We know that they drive Crime
    We know there is a whole host of evidence from elsewhere already

    So what exactly will they investigate?

    Nothing, just have the debate, present the evidence and make the decision.

    Stop wasting our money!

  • rate this

    Comment number 476.

    I pay my Tax's,
    I dont kill people ,
    I dont rape people,
    I dont steal
    and i'm a nice person
    Now I like to have fat spliff after work as my daily reward
    so how now am I a criminal?
    I would like to go in a nice coffee shop and buy decent safe taxable weed than visit some ally dealer!
    I rather smoke weed saftley at home then be a menace to Socity on Alcohol

  • rate this

    Comment number 475.

    I smoked weed for years. I got to university and found it made my brain foggy and that I was getting paranoid, so I stopped. And got a PhD. On the other hand, I know lots of equally successful people who smoke weed every day and enjoy it. No big deal.
    The problem with the "illegal" label is that we can't have reasonable conversations about the different effects of drugs. Everyone's too polarised.

  • Comment number 474.

    This comment was removed because the moderators found it broke the house rules. Explain.

  • rate this

    Comment number 473.

    Dealers would sell "products" below any government price, Tax Free.
    Those who thing there is no black market are on something else.

  • rate this

    Comment number 472.

    There seems to be a misconception that everybody will take drugs if they are legalised.

    The fact is, everybody who wants to take drugs already does so despite the law.

    There wouldn't be a massive increase in use and the NHS wouldn't be overrun. It would be exactly the same as now, except drugs would be safer, it will be more difficult for kids to get hold of them and tax revenue would be made.

  • rate this

    Comment number 471.

    Anyone who thinks that the threat of prosecution has any influence upon whether someone decides to use illegal drugs is deluded. Only a few ever come into contact with the legal system and those who do are reckless or just plain unlucky. A significant proportion though do run into problems that negatively affect their lives and these need the hand of help, not the threat of criminalisation.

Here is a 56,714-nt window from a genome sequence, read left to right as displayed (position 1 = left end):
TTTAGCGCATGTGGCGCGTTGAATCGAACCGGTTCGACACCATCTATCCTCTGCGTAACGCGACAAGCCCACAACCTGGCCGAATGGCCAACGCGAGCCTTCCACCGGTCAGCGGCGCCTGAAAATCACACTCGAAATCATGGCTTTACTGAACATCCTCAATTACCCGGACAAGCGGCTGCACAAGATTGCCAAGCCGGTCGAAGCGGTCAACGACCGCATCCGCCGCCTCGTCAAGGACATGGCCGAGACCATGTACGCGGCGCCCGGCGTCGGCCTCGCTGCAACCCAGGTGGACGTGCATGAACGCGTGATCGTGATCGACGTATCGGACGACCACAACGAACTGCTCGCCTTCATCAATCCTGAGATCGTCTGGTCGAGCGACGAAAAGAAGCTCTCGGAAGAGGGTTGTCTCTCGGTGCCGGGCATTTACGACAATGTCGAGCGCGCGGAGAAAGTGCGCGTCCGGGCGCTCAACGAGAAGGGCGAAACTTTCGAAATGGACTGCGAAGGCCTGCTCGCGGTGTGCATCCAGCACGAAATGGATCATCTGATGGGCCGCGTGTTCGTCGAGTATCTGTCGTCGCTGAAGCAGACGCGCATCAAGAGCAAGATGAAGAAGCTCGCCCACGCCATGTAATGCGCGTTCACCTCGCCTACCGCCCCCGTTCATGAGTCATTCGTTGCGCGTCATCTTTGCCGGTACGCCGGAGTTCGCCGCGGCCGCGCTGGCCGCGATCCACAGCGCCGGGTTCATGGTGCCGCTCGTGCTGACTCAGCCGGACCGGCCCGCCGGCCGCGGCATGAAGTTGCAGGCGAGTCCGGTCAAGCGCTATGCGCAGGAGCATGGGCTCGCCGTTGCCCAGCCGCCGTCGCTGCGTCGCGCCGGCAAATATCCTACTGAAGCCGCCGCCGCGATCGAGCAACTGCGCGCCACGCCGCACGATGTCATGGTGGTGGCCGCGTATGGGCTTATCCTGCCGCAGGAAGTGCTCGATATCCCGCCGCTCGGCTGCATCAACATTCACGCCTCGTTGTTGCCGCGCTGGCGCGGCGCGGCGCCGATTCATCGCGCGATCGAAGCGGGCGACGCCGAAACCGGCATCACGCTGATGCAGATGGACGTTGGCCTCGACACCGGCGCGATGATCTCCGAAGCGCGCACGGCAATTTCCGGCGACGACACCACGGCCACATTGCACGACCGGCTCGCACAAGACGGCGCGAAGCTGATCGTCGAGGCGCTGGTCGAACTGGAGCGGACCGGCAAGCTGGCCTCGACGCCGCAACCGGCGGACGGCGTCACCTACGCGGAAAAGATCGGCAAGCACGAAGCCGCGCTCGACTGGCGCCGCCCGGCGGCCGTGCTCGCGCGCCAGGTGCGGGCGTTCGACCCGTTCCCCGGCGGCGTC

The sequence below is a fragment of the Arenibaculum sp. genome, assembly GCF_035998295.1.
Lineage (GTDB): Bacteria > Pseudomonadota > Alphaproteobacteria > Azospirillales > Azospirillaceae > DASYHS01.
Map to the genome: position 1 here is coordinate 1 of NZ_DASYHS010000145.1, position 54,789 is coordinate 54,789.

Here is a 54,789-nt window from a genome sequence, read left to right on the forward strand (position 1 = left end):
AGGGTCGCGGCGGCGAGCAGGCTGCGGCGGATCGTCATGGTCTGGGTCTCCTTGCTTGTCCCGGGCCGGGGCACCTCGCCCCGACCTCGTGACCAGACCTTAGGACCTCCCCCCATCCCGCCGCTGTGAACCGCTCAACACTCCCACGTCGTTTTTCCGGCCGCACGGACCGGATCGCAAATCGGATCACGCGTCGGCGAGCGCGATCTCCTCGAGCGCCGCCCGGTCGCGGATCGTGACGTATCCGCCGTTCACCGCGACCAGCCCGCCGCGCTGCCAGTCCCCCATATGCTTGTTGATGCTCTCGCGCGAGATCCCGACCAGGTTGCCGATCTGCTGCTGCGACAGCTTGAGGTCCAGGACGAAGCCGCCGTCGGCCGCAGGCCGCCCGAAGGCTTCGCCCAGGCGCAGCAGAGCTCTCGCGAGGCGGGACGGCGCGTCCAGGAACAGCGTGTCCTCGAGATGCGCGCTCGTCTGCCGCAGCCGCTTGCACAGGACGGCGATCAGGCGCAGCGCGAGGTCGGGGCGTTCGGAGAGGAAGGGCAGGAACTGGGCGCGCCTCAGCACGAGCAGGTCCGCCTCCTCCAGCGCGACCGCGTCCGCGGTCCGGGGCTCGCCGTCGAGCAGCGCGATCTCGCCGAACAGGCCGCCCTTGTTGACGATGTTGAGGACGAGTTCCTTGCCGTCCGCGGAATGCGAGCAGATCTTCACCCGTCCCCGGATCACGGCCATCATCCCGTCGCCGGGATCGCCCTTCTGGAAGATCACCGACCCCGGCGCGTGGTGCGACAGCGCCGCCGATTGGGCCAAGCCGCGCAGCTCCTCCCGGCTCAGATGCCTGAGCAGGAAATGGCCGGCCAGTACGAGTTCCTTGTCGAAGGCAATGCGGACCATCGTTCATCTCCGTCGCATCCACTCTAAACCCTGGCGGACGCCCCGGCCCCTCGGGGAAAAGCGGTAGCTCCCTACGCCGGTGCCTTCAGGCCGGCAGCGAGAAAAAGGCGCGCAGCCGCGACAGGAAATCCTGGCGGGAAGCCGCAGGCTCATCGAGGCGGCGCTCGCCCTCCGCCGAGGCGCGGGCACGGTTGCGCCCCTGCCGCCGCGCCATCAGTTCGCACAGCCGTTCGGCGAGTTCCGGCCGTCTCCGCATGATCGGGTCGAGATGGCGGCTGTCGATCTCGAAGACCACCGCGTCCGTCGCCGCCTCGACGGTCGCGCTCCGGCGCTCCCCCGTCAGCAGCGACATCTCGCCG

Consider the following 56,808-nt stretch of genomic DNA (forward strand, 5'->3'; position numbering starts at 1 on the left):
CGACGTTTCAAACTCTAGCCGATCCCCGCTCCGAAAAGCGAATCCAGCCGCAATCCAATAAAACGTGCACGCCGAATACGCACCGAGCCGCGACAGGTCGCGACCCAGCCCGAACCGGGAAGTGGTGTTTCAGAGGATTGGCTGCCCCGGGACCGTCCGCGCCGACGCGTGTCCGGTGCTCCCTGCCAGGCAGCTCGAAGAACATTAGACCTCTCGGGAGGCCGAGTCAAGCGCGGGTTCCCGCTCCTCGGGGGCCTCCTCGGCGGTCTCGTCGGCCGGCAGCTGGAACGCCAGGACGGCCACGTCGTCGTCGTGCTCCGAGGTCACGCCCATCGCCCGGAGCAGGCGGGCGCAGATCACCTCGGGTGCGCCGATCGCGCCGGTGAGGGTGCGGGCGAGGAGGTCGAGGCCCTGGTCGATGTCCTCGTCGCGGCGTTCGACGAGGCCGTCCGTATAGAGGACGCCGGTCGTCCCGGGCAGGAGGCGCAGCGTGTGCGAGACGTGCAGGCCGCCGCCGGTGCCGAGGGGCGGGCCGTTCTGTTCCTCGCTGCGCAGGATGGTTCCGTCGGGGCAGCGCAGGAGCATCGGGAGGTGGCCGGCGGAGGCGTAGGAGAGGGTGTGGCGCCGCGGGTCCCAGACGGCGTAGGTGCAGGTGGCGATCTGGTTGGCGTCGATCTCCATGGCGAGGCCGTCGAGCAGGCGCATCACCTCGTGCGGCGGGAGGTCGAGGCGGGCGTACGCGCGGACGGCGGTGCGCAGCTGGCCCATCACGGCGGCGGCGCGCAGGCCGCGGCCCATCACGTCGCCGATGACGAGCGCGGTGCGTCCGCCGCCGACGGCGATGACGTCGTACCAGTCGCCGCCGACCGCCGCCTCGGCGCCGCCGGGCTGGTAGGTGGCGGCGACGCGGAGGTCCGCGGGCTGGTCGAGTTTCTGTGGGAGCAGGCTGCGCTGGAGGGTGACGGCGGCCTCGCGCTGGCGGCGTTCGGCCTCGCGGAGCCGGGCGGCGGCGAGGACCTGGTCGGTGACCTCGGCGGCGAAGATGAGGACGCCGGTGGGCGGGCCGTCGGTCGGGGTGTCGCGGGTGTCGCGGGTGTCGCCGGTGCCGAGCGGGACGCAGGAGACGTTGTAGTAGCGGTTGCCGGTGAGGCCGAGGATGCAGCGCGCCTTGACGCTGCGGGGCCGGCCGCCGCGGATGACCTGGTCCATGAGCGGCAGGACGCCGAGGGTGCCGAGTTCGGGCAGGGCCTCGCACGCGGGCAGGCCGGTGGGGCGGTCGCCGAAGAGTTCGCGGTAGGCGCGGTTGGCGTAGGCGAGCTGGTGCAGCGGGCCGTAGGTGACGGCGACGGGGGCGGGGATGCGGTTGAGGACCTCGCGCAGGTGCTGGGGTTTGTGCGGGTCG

• rate this

    Comment number 470.

    Legalise,monitor, educate and reap the taxes. Or keep it the same, promote ignorance and carry on fighting the losing battle whilst lining the dealers pockets. Our politicians will never make the logical change tough because they are too gutless

  • rate this

    Comment number 469.

    Yep they need to stop being so soft & liberal (Cleggy)
    Build a few camps on remote Islands ran by the army insted of filling up the prisons.

    What a fair and balanced approach you've suggested - if in fact you still live in 1940's Germany! I'd suggest you need a toke to chill out or an e to actually start to feel compansion for your fellow humans!

  • rate this

    Comment number 468.

    OK Mr Clegg, we have a royal commission to look into this, they say decrimialise lower class drugs, for only 3 to 4 years down the line for the problem to be even worse. What are you going to do then? go on you tube and and say sorry, i'm so sorry!. Drugs are harmful, and do damage to society, money needs to be given to the authorities to pursue the people at the top.

  • rate this

    Comment number 467.

    The real issues are the crime and health related issues caused by drug use. Let heroin addicts get safe and available drugs overseen by healthcare professionals and they no longer need to use crime to fuel their addiction. The use of 'legal' highs has only only come about due to the prohibition of recreational drugs such as ecstacy. Decriminalise, regulate and tax the lot. The war has been lost.

  • rate this

    Comment number 466.

    Evidence shows that treating the issue as a health, social and education issue is far better at reducing drug use than prohibition. Fundamentally though it is a human rights issue – why is it police business what people do with their own bodies and minds? By the same thinking should tattoos and piercings be illegal too? Or extreme sports? War on Drugs is an insult to human dignity and choice.

  • rate this

    Comment number 465.

    to all those people that say legalise it and tax it , if that was the case then every person in this country would then become dealers in both misey and despair . more people using drugs means more money has to be found to feed their addiction . more crime not less

  • rate this

    Comment number 464.

    We have had drug prohibition for decades. This has lead to criminals raking in a fortune, kids have access to drugs, users have to mix with criminals and the risk of the drug being mixed with more dangerous contaminants, countless deaths along the entire drug supply chain as criminals fight for domination, yet we still have people insisting we should continue down the same path. Madness!

  • rate this

    Comment number 463.

    the question is do we want a society that is :

    A- run on hate, fear, segregation,alienation , interferance and exhaustive cost, that increases crime and generally makes things worse under a delusion of puritanical idealism.

    B- a society based on compassion and caring that makes things better all round and is based in reality and accepting humanity for what we really are.